Jurgen Klopp might feel like he can’t win. In January 2016, Liverpool’s manager was lambasted by the Daily Mail for ‘gegen-pressing his team too hard’, while former manager Roy Evans criticised Klopp’s training methods despite freely admitting that he didn’t actually know those methods.
In a discussion over training and muscle injuries, Raymond Verheijen will not be far behind. The Dutchman has made no secret of his suspicion that Klopp overworks his players, causing the soft tissue injuries that can derail seasons.
Beneath it all is the mistrust that surrounded Klopp when he was appointed at Liverpool from those in the game who disputed that his intense style of football, this gegenpressing, was anything different to just running about and working hard.
Last season, Liverpool played 47 matches in all competitions. On Sunday, they played their 27th match of this season, will play another before Christmas and another three by the end of New Year’s Day. If Liverpool reach the quarter-finals of the FA Cup and Champions League, a reasonable expectation, this team will play at least 55 matches in 2017/18. They could play as many as 60, not including replays. And you thought they were tired last season.
The obvious answer, given that workload, is to rotate. And so Liverpool are the only team to make more than four changes per Premier League game this season. Since the below graph was created, Klopp made six changes against West Brom and another four to face Bournemouth.
LINE-UP CHANGES@BurnleyOfficial are still averaging under 1 line-up change per Premier League game this season, but surely the hectic Christmas period will test Sean Dyche's resolve!
— TSZ (@thestatszone) December 12, 2017
Before Sunday’s game, Jermaine Jenas was the latest to pour scorn on Klopp’s method:
“Why did Jurgen Klopp start messing around with squad rotation? When things are going well, leave it alone. Do you need to rotate three at a time? It upsets the balance and rhythm.
“It makes no sense to me. You’ve found a formula – run with it. If someone gets a knock, then you bring in a player to replace them.”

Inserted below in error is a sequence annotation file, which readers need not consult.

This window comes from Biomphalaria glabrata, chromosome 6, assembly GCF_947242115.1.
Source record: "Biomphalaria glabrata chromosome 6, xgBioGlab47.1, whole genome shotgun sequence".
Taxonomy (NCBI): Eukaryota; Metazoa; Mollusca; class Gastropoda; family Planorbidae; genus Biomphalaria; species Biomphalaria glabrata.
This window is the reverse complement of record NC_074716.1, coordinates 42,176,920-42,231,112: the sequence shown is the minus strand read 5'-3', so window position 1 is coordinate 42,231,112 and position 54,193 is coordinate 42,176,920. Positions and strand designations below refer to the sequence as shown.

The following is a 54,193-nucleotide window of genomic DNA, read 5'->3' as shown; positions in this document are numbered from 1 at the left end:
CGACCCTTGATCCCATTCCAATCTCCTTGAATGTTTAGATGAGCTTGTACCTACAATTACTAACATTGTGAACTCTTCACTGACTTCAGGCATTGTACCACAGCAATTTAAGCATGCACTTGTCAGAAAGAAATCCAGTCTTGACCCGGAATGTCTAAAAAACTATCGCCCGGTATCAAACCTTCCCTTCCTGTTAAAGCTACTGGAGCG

Those critics are always a little less hasty to admit that they got it wrong. One wonders what Jenas thought as Liverpool scored three first-half goals and added a fourth before Mohamed Salah was substituted after 70 minutes. As Liverpool’s front three (Sadio Mane was benched) dovetailed in majestic harmony, there were fewer doubts about consistency. Bournemouth were worryingly willing participants in their own downfall, but Liverpool were in punishing mood.
Sometimes it works, sometimes it doesn’t. Against Everton, Liverpool’s much-changed team squandered enough chances to win two or three Merseyside derbies and were undone by their profligacy and a controversial penalty. Against West Brom, Liverpool were lethargic in attack, although they had five shots on target to their opponents’ one and had a late winner ruled out. These are fine margins.
Against Bournemouth, the margins were as wide as Klopp’s post-match smile. Liverpool scored four times, hit the woodwork and had chances to score at least two more. The hosts were restricted to two shots on target and the game was over as a contest before half-time. Taking the chance to play in second gear is vital whenever the opportunity arises.
Speaking of margins, rotating players certainly narrows them, as Jenas’ criticism reveals. It jars against our expectations for the best players not to start, and can also come across as arrogant to leave them out against supposedly weaker opposition. The critics form a queue. Pencils are sharpened, throats cleared.
“We have to make sure we have as fit as possible players for the specific game,” Klopp said prior to the Bournemouth game. “We thought and we still think the squad gives us that opportunity. I can understand after two draws at home there is criticism – but they were two completely different games. Against Everton we were unlucky and against West Brom it was not a good game.”
Klopp will continue to argue that rotation is not a choice, but necessity, and something that his squad will have to learn to deal with if they are to go deep into multiple competitions. The manager might also point out that his team are on a 12-game unbeaten run, and that since defeat against Tottenham on October 22 only two Premier League teams have taken more points. If rotation has caused issues, it has hardly derailed the season. The benefits will be felt further down the line in hamstrings and groins.
Liverpool’s best two recent league finishes (2013/14 and 2016/17) have come without the added workload of European football and this will be the busiest Premier League Christmas period in a decade. This isn’t a computer game world, where players can play and play and avoid the effects of fatigue.